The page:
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In 2005, the United States Congress passed legislation requiring that all educational institutions receiving federal funding must hold an “educational program pertaining to the United States Constitution on September 17 of each year.” This guide is designed to offer some suggestions for the classroom teacher charged with planning activities for the September Constitution Day or for any occasion when the Constitution has particular relevance in the classroom.

In this Guide:
About this Guide
Note to Teachers
Key Questions
Fact Sheet
Teaching Ideas
Essay Topics
Sources and Suggested Reading
About the Author

lesson plans


In 2005, the United States Congress passed legislation requiring that all educational institutions receiving federal funding must hold an “educational program pertaining to the United States Constitution on September 17 of each year.” (Source – Federal Register: May 24, 2005) The stated goal of this legislation is to ensure that “all students be aware of the nature and function of the Constitution.”

This is indeed a noble proposition, one with which government and history teachers throughout the nation agree. But this mandate is a very broad one, and it leaves the specifics of the “educational program” up to districts, schools, and instructors. Just how do we convey to students the immense power and scope of the Constitution? How do we help them appreciate just how grand an experiment the government established by our Constitution is?

This guide is designed to offer some suggestions for the classroom teacher charged with planning activities for the September Constitution Day or for any occasion when the Constitution has particular relevance in the classroom. It includes several strategies for use in brief lessons and also moves beyond this to more extended activities. Essay prompts as well as a list of on-line sources are also provided.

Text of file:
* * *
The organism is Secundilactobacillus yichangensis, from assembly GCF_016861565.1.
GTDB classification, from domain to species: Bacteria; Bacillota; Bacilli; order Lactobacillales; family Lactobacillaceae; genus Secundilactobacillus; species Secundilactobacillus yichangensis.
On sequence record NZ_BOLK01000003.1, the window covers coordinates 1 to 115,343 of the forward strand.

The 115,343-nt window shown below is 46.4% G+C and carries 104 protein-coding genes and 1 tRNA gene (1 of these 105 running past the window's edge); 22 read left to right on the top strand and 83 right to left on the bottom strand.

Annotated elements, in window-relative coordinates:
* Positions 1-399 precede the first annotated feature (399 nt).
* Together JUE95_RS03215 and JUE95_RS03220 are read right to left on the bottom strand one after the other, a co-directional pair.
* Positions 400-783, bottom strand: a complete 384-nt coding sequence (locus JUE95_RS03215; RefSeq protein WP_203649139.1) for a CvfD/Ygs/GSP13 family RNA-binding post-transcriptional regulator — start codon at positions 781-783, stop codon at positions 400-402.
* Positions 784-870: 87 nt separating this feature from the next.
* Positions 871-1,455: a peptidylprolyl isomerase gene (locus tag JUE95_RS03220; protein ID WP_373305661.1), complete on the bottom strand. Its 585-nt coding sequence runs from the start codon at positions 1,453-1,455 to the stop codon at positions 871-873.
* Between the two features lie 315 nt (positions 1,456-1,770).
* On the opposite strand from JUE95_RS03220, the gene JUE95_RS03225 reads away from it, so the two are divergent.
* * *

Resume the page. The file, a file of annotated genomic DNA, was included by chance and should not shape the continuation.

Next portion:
In his recent book, America’s Constitution, A Biography, Akhil Reed Amar reminds us that “America’s Constitution beckons—a New World Acropolis open to all.” (xi) Amar also notes that “most citizens have declined the invitation.” (xi) We do not, he argues, really know our Constitution, a document which he calls “one of the most important texts in world history.” (xi) Americans do not always understand the issues with which the Founders were forced to grapple, the structure of government they imposed through their work, or the ways in which lawmakers and judges have used the Constitution to shape contemporary society. Students often do not appreciate the simple beauty of this document and the huge impact it has on each of us. Indeed, the intent of Congress’s mandate is to remind educators that “the price of liberty is eternal vigilance” and, at the very least, an annual exercise in passing this reminder to our students each September, will help all of us better understand, appreciate, and question who we are as a people. It is hoped that teachers will not stop there but will use the Constitution as a central component of their teaching of history and government.


What questions compel us to examine the Constitution for insights into the past and for guidance today? Here are just a few.

• What were the goals of the Founders as stated in their Preamble?
• What issues plagued the Founders, and how did they address those issues?
• What are the guiding principles of the Constitution, and how did the Founders embed these principles in it?
• Why were these principles so important in the 18th century, and why are they important today?
• Why was it necessary for a Bill of Rights to be added to the original document?
• In what ways is the Constitution still a living document that guides our daily life?
• What constitutional issues are the most relevant for today’s students?


Background to the Constitution

April 1775: First shots of the American Revolution fired at Lexington and Concord

July 1776: Declaration of Independence issued

November 1777: Articles of Confederation adopted